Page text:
NOTE: Since date of drawing & rate of interest on drawing is not given, it is assumed drawings are made on last day of year. Let us also learn the preparation of capital accounts of partners with the help of same illustration of partnership firm consisting of partners A and B.
A and B start business on 1st January, 2016, with capitals of Rs 30,000 and Rs 20,000. According to the Partnership Deed, B is entitled to a salary of Rs 500 per month and interest is to be allowed on opening capitals at 6% per annum. The remaining profits are to be distributed amongst the partners in the ratio of 5:3. During 2016, the firm earned a profit, before charging salary to B and interest on capital amounting to Rs 25,000. During the year A withdrew Rs 8,000 and B withdrew Rs 10,000 for domestic purposes.
Prepare Capital Accounts of Partners A and B.
A’s Capital Account
B’s Capital Account
1.9 FIXED AND FLUCTUATING CAPITAL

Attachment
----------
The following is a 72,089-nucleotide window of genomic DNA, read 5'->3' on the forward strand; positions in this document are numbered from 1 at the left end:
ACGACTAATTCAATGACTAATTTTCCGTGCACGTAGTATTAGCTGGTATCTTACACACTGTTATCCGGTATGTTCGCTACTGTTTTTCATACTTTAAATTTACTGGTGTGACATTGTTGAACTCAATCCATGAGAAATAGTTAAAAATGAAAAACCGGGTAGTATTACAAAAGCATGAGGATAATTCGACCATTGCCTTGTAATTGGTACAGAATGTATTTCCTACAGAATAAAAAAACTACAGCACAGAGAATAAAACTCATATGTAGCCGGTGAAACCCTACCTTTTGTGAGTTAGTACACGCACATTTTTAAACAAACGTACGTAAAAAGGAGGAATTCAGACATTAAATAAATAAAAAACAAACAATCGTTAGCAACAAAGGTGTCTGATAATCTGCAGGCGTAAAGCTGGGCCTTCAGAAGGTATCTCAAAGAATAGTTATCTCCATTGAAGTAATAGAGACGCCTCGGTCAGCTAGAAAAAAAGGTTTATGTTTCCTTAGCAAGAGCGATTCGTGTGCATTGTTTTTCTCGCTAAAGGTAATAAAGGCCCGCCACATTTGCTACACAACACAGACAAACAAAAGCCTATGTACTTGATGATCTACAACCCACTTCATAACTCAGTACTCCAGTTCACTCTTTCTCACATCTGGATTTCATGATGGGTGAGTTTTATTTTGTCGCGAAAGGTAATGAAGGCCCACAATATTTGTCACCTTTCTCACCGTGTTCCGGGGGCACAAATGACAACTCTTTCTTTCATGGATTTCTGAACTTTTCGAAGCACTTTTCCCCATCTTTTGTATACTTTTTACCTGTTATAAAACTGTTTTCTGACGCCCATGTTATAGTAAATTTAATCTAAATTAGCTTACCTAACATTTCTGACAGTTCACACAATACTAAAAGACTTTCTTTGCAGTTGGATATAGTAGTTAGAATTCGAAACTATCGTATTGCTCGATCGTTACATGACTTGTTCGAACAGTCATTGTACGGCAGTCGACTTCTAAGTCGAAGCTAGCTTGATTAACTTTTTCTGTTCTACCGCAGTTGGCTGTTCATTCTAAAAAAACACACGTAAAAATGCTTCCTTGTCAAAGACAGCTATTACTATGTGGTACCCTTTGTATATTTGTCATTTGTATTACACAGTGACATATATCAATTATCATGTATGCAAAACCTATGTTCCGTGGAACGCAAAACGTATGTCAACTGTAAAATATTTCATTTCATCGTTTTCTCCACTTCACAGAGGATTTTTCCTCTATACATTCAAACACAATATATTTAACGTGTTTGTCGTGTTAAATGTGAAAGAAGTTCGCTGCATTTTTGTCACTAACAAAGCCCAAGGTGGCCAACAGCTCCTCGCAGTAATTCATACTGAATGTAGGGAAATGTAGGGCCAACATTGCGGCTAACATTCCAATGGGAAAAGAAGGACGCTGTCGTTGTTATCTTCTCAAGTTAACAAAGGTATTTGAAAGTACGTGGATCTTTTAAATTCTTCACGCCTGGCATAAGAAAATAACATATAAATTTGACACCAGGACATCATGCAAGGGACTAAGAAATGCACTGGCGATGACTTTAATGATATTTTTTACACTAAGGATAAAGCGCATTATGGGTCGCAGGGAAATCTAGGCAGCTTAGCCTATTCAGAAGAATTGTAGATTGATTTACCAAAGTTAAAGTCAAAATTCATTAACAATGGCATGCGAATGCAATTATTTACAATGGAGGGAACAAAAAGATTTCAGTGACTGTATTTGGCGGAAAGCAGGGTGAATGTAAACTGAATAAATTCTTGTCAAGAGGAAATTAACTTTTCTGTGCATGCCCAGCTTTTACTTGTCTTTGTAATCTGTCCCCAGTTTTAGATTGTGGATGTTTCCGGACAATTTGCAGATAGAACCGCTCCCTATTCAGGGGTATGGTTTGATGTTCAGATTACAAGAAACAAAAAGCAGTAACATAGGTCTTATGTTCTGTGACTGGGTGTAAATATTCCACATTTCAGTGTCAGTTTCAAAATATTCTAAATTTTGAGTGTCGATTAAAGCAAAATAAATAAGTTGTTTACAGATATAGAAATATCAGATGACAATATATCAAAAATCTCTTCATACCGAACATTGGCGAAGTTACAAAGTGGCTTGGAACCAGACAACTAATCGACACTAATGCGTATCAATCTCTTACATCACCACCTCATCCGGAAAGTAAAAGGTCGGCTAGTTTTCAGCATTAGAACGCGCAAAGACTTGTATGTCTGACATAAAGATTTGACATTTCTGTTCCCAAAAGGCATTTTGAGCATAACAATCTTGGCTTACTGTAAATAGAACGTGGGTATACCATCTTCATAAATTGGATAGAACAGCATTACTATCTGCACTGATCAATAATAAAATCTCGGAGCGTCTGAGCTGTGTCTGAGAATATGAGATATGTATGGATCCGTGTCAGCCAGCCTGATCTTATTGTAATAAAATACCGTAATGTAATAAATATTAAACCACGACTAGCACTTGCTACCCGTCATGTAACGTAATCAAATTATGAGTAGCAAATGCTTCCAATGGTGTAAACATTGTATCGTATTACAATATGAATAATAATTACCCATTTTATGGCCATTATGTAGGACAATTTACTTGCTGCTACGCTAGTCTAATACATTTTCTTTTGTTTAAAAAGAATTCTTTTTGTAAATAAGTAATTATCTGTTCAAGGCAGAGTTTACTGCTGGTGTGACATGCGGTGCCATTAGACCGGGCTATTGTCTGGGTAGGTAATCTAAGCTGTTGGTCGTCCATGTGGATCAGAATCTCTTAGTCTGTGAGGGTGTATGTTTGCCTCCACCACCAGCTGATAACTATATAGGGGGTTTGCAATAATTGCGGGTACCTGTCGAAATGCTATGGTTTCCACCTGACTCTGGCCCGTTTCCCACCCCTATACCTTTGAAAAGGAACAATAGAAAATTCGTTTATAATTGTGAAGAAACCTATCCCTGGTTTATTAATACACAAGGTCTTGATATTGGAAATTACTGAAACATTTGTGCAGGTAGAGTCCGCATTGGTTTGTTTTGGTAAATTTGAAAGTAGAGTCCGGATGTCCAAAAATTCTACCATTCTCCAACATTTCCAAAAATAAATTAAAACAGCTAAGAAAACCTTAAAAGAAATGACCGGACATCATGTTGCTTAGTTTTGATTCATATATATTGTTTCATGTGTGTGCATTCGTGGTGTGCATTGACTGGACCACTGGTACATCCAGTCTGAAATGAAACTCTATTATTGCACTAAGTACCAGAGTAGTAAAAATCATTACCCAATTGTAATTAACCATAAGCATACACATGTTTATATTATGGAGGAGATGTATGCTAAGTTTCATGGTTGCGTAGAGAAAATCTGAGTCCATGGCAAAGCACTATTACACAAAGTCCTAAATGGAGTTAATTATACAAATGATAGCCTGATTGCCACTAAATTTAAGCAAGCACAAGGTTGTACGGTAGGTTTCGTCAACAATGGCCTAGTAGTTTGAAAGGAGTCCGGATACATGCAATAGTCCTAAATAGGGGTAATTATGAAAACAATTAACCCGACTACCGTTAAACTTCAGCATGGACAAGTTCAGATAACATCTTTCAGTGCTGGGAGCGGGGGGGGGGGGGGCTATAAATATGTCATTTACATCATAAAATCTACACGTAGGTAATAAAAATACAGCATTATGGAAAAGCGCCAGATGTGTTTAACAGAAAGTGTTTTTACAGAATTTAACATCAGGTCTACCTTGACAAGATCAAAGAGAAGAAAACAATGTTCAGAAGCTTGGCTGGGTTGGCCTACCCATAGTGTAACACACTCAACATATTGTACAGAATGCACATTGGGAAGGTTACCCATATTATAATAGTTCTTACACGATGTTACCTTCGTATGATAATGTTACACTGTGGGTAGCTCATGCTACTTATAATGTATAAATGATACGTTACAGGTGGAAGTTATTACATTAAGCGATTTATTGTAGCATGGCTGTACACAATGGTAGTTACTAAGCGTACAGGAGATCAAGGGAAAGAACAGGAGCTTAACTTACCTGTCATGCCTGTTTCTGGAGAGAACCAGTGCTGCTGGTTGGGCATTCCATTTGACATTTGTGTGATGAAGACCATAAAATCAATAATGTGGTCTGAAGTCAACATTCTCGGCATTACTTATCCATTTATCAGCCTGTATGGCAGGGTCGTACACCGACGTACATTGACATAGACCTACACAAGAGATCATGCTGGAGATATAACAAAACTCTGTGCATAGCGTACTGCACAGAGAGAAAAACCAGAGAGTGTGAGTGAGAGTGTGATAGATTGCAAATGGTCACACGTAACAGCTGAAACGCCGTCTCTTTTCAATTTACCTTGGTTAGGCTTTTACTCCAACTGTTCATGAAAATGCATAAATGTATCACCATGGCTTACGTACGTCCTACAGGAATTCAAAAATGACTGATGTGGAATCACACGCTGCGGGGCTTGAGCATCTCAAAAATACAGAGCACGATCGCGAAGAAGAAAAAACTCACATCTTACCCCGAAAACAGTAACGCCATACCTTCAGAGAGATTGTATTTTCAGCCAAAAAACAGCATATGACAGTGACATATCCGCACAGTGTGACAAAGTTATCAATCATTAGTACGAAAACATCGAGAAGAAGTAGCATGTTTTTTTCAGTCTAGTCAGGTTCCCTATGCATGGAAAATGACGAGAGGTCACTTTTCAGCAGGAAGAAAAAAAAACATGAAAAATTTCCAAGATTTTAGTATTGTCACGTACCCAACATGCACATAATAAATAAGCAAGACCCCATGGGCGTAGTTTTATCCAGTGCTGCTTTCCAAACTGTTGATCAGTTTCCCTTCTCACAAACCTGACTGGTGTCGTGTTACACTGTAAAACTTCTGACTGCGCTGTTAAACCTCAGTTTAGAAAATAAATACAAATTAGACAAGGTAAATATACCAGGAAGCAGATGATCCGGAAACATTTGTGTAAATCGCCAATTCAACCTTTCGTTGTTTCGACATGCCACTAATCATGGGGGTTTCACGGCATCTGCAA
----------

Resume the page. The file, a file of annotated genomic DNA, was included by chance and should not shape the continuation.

You have seen in the above example that the Capital Account of A has changed from Rs 30,000 at the beginning to Rs 33,800 and B’s Capital A/c from Rs 20,000 to Rs 23,200. This is because we have made entries in respect of interest, salary, profit earned during the year and money taken out by the partners in the Capital Account itself. If the Capital Accounts are prepared on this basis, capitals are said to be fluctuating. Some firms, however prefer to continue to show the Capital Accounts of the partners at the same old figure. This means that no entry is to be made in the Capital Account in respect of interest, salary, profit and drawings etc. A separate account is to be opened for this purpose. This account is known as the Current Account or even as Drawings Account. Under this system interest on capital if allowed, should be calculated only on the amount of the fixed capital. If the capital Accounts are prepared on this basis, capitals are said to be fixed.